Ken Pierce, Jr., Plaintiff-appellant, v. Commonwealth Edison Company, Defendant-appellee, 112 F.3d 893 (7th Cir. 1997)Annotate this Case
Donna Hickstein-Foley, Chicago, IL, Michael J. Foley (argued), Foley & Foley, Chicago, IL, for Plaintiff-Appellant.
Brian J. Gold, Lisa D. Freeman, James D. Weiss, Sidley & Austin, Chicago, IL, Glenn D. Newman (argued), Robert Guritz, Carolyn Kohn Winick, Commonwealth Edison Company, Chicago, IL, for Defendant-Appellee.
Before EASTERBROOK, KANNE, and DIANE P. WOOD, Circuit Judges.
EASTERBROOK, Circuit Judge.
During an investigation of his actions as a nuclear station operator at the Dresden nuclear power plant, Ken Pierce lied about his handling of a control rod. So Pierce's employer, Commonwealth Edison Company, concluded; it fired him for dishonesty, and after a four-day hearing an arbitration board agreed. Pierce then commenced a suit in Illinois court, asking the judge to reinstate him. Commonwealth Edison removed the case to federal court, and the district court granted summary judgment in its favor.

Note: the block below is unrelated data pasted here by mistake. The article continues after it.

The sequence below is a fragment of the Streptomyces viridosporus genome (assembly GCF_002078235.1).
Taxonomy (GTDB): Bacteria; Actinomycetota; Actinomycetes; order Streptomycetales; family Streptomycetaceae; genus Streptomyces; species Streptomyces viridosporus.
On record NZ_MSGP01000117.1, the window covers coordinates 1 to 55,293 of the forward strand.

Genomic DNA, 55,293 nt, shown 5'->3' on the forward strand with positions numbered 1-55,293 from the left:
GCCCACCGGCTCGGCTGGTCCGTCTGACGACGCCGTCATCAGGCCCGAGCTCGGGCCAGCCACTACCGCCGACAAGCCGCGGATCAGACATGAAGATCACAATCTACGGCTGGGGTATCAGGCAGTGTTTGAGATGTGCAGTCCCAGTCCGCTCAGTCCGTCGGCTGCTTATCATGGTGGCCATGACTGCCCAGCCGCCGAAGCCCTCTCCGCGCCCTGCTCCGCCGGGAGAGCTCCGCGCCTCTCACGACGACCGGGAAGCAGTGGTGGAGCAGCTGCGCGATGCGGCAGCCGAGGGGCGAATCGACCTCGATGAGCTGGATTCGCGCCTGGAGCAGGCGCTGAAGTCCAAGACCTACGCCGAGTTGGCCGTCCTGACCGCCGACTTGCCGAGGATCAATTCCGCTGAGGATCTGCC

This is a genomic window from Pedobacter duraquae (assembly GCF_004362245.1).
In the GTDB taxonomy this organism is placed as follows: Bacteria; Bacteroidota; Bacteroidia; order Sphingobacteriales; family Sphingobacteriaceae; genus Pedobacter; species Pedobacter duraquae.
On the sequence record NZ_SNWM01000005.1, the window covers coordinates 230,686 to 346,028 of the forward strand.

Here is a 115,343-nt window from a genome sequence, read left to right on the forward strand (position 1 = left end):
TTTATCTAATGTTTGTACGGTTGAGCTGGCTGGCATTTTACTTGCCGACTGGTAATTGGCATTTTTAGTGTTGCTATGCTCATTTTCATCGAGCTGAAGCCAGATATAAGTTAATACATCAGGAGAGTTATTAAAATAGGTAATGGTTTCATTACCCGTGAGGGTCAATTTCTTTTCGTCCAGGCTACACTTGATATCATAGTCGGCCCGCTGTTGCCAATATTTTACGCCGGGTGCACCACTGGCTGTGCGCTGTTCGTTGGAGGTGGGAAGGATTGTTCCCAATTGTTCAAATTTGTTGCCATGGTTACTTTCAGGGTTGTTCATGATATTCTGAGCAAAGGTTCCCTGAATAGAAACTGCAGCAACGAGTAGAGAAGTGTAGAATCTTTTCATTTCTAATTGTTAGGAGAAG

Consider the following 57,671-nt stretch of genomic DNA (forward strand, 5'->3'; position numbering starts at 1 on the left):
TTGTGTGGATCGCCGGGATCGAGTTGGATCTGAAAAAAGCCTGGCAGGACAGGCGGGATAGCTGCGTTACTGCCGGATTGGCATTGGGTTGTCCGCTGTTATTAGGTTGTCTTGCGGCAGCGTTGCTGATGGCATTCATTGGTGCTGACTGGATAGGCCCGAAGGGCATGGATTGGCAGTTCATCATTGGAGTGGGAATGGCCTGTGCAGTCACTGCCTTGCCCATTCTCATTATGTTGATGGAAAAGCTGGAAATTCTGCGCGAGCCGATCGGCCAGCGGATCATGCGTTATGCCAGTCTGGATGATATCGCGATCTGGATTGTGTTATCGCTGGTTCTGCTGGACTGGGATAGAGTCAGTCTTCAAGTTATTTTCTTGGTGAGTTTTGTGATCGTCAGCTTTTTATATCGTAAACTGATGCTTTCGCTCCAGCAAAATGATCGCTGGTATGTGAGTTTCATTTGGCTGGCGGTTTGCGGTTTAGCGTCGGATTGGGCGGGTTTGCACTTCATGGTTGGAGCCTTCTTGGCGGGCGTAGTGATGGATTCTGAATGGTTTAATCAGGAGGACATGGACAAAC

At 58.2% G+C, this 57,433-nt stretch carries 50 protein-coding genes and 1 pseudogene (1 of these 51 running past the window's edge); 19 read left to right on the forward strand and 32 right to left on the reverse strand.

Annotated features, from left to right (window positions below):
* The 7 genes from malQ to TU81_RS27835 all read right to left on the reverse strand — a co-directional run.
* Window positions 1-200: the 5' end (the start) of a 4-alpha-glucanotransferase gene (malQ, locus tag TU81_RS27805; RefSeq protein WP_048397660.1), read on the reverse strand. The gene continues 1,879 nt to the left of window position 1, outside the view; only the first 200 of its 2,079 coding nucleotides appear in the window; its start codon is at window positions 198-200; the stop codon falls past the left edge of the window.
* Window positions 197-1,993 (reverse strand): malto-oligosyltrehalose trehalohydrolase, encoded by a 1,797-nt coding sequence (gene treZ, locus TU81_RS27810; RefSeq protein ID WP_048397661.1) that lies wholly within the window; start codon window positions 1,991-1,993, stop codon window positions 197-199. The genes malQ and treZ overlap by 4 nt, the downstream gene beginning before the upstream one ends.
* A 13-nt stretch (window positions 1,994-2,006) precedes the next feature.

Topic No. 1, which the district judge did not discuss, is whether the case comes within the subject-matter jurisdiction of the federal courts. According to Pierce's brief, jurisdiction rests on 29 U.S.C. § 185 and 42 U.S.C. § 2021(c) (4). The latter citation is mystifying. Section 2021 deals with cooperation agreements between states and the Nuclear Regulatory Commission. No cooperation agreement is at issue, and at all events subsection (c) (4) has nothing to do with jurisdiction. It provides that a cooperation agreement may not divest the NRC of authority to regulate the disposal of nuclear byproducts that the Commission deems especially hazardous. Section 185(a), commonly known as § 301 of the Labor-Management Relations Act, grants jurisdiction to hear " [s]uits for violation of contracts between an employer and a labor organization representing employees in an industry affecting commerce". Jurisdiction based on § 301 has a limitation: the litigant must be an employer or labor organization, and Pierce is neither. To use § 301, therefore, Pierce must establish that his union breached its duty of fair representation. Chauffeurs, Teamsters Local No. 391 v. Terry, 494 U.S. 558, 564, 110 S. Ct. 1339, 1344, 108 L. Ed. 2d 519 (1990). Yet Pierce has not named the union as a party and has not attempted to establish the elements of such a claim. See United Steelworkers of America, AFL-CIO-CLC v. Rawson, 495 U.S. 362, 110 S. Ct. 1904, 109 L. Ed. 2d 362 (1990); Air Line Pilots Ass'n v. O'Neill, 499 U.S. 65, 111 S. Ct. 1127, 113 L. Ed. 2d 51 (1991). At oral argument Pierce asserted that his claim is not based on, and does not require interpretation of, the collective bargaining agreement, and therefore does not depend on proof that the union violated its duty. Apparently this is how the district judge understood the claim. If this is so, then there is no federal jurisdiction. It cannot be so, however; artful pleading does not enable an employee to avoid the union's status as the exclusive bargaining representative. The collective bargaining agreement includes a "just cause" clause; the board of arbitrators, appointed under that agreement, concluded that Commonwealth Edison had just cause to discharge Pierce. Any effort to upset this decision necessarily affects the agreement between union and management reflected in the collective bargaining agreement. The district court erred in declining to consider Commonwealth Edison's argument that absence of the union as a party, and the omission of any claim that the union violated its duty as Pierce's representative, forecloses relief.